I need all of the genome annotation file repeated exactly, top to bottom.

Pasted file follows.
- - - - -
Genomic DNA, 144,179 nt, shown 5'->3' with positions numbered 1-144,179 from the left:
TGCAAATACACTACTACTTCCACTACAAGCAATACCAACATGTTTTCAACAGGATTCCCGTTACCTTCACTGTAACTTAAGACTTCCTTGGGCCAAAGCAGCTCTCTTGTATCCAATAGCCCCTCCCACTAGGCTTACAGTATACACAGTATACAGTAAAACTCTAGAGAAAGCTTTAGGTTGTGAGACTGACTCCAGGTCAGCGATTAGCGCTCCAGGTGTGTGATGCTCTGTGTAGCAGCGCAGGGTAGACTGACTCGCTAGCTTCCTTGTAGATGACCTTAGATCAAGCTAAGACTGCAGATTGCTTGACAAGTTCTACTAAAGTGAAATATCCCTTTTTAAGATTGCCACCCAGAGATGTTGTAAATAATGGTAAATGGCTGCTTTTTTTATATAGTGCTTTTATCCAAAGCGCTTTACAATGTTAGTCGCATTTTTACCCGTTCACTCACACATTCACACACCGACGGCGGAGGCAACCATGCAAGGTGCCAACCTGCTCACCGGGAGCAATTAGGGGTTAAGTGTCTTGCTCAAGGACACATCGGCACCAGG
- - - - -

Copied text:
Genomic DNA, 144,179 nt, shown 5'->3' with positions numbered 1-144,179 from the left:
TGCAAATACACTACTACTTCCACTACAAGCAATACCAACATGTTTTCAACAGGATTCCCGTTACCTTCACTGTAACTTAAGACTTCCTTGGGCCAAAGCAGCTCTCTTGTATCCAATAGCCCCTCCCACTAGGCTTACAGTATACACAGTATACAGTAAAACTCTAGAGAAAGCTTTAGGTTGTGAGACTGACTCCAGGTCAGCGATTAGCGCTCCAGGTGTGTGATGCTCTGTGTAGCAGCGCAGGGTAGACTGACTCGCTAGCTTCCTTGTAGATGACCTTAGATCAAGCTAAGACTGCAGATTGCTTGACAAGTTCTACTAAAGTGAAATATCCCTTTTTAAGATTGCCACCCAGAGATGTTGTAAATAATGGTAAATGGCTGCTTTTTTTATATAGTGCTTTTATCCAAAGCGCTTTACAATGTTAGTCGCATTTTTACCCGTTCACTCACACATTCACACACCGACGGCGGAGGCAACCATGCAAGGTGCCAACCTGCTCACCGGGAGCAATTAGGGGTTAAGTGTCTTGCTCAAGGACACATCGGCACCAGG